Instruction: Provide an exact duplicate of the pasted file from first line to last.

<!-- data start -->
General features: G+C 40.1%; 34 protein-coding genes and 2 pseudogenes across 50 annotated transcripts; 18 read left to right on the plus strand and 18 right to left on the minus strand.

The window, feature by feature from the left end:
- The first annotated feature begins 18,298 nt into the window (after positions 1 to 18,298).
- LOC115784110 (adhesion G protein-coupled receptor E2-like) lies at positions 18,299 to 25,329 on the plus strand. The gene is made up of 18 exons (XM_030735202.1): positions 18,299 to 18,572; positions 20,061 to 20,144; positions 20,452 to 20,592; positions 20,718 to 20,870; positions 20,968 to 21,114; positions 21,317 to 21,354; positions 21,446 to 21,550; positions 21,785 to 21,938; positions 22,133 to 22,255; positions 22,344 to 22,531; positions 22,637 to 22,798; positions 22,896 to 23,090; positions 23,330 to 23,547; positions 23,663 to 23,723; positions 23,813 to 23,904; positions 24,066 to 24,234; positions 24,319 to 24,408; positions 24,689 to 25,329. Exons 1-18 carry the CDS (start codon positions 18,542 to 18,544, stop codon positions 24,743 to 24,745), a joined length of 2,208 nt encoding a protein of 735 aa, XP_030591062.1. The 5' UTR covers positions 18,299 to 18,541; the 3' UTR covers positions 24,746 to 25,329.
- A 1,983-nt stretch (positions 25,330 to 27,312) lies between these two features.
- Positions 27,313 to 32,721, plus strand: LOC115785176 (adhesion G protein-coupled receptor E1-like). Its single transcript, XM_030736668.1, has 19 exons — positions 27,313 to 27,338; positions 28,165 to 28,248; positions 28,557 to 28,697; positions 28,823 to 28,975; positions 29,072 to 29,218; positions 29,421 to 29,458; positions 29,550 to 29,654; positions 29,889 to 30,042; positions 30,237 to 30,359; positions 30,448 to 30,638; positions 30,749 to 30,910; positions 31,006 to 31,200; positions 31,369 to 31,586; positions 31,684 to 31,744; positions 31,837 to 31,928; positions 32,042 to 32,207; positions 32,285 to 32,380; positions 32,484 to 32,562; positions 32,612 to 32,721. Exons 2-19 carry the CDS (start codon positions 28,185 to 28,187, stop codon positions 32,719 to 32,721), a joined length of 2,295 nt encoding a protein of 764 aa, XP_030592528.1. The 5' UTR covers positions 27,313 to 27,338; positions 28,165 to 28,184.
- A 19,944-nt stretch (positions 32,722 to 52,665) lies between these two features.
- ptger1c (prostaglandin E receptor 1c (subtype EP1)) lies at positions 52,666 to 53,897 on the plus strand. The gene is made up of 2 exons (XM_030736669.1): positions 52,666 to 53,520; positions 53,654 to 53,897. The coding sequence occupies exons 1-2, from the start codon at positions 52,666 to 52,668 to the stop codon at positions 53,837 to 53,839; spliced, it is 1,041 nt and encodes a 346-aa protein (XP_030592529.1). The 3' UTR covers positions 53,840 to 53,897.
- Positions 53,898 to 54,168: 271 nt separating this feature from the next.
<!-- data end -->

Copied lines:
General features: G+C 40.1%; 34 protein-coding genes and 2 pseudogenes across 50 annotated transcripts; 18 read left to right on the plus strand and 18 right to left on the minus strand.

The window, feature by feature from the left end:
- The first annotated feature begins 18,298 nt into the window (after positions 1 to 18,298).
- LOC115784110 (adhesion G protein-coupled receptor E2-like) lies at positions 18,299 to 25,329 on the plus strand. The gene is made up of 18 exons (XM_030735202.1): positions 18,299 to 18,572; positions 20,061 to 20,144; positions 20,452 to 20,592; positions 20,718 to 20,870; positions 20,968 to 21,114; positions 21,317 to 21,354; positions 21,446 to 21,550; positions 21,785 to 21,938; positions 22,133 to 22,255; positions 22,344 to 22,531; positions 22,637 to 22,798; positions 22,896 to 23,090; positions 23,330 to 23,547; positions 23,663 to 23,723; positions 23,813 to 23,904; positions 24,066 to 24,234; positions 24,319 to 24,408; positions 24,689 to 25,329. Exons 1-18 carry the CDS (start codon positions 18,542 to 18,544, stop codon positions 24,743 to 24,745), a joined length of 2,208 nt encoding a protein of 735 aa, XP_030591062.1. The 5' UTR covers positions 18,299 to 18,541; the 3' UTR covers positions 24,746 to 25,329.
- A 1,983-nt stretch (positions 25,330 to 27,312) lies between these two features.
- Positions 27,313 to 32,721, plus strand: LOC115785176 (adhesion G protein-coupled receptor E1-like). Its single transcript, XM_030736668.1, has 19 exons — positions 27,313 to 27,338; positions 28,165 to 28,248; positions 28,557 to 28,697; positions 28,823 to 28,975; positions 29,072 to 29,218; positions 29,421 to 29,458; positions 29,550 to 29,654; positions 29,889 to 30,042; positions 30,237 to 30,359; positions 30,448 to 30,638; positions 30,749 to 30,910; positions 31,006 to 31,200; positions 31,369 to 31,586; positions 31,684 to 31,744; positions 31,837 to 31,928; positions 32,042 to 32,207; positions 32,285 to 32,380; positions 32,484 to 32,562; positions 32,612 to 32,721. Exons 2-19 carry the CDS (start codon positions 28,185 to 28,187, stop codon positions 32,719 to 32,721), a joined length of 2,295 nt encoding a protein of 764 aa, XP_030592528.1. The 5' UTR covers positions 27,313 to 27,338; positions 28,165 to 28,184.
- A 19,944-nt stretch (positions 32,722 to 52,665) lies between these two features.
- ptger1c (prostaglandin E receptor 1c (subtype EP1)) lies at positions 52,666 to 53,897 on the plus strand. The gene is made up of 2 exons (XM_030736669.1): positions 52,666 to 53,520; positions 53,654 to 53,897. The coding sequence occupies exons 1-2, from the start codon at positions 52,666 to 52,668 to the stop codon at positions 53,837 to 53,839; spliced, it is 1,041 nt and encodes a 346-aa protein (XP_030592529.1). The 3' UTR covers positions 53,840 to 53,897.
- Positions 53,898 to 54,168: 271 nt separating this feature from the next.